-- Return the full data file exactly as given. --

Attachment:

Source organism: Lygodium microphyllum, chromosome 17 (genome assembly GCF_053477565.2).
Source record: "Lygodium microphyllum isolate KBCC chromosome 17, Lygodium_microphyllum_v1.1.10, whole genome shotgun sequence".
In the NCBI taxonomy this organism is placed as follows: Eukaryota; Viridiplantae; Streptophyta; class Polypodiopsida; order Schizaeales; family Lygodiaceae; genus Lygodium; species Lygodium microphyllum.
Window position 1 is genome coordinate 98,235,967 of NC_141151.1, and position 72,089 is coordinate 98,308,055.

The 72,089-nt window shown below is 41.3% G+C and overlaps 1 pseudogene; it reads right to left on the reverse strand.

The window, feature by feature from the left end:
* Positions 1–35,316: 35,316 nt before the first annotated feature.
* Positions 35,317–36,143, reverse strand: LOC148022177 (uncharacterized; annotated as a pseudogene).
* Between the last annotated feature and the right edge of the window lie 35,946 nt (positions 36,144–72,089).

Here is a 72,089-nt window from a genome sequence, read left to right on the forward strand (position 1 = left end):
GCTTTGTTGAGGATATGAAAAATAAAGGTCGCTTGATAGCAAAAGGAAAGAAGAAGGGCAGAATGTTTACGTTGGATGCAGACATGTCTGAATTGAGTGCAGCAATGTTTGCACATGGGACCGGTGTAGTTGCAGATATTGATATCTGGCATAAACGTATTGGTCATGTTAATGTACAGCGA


Source organism: Lygodium microphyllum, chromosome 17 (genome assembly GCF_053477565.2).
Source record: "Lygodium microphyllum isolate KBCC chromosome 17, Lygodium_microphyllum_v1.1.10, whole genome shotgun sequence".
In the NCBI taxonomy this organism is placed as follows: Eukaryota; Viridiplantae; Streptophyta; class Polypodiopsida; order Schizaeales; family Lygodiaceae; genus Lygodium; species Lygodium microphyllum.
Window position 1 is genome coordinate 98,235,967 of NC_141151.1, and position 72,089 is coordinate 98,308,055.

The 72,089-nt window shown below is 41.3% G+C and overlaps 1 pseudogene; it reads right to left on the reverse strand.

The window, feature by feature from the left end:
* Positions 1–35,316: 35,316 nt before the first annotated feature.
* Positions 35,317–36,143, reverse strand: LOC148022177 (uncharacterized; annotated as a pseudogene).
* Between the last annotated feature and the right edge of the window lie 35,946 nt (positions 36,144–72,089).

Here is a 72,089-nt window from a genome sequence, read left to right on the forward strand (position 1 = left end):
GCTTTGTTGAGGATATGAAAAATAAAGGTCGCTTGATAGCAAAAGGAAAGAAGAAGGGCAGAATGTTTACGTTGGATGCAGACATGTCTGAATTGAGTGCAGCAATGTTTGCACATGGGACCGGTGTAGTTGCAGATATTGATATCTGGCATAAACGTATTGGTCATGTTAATGTACAGCGA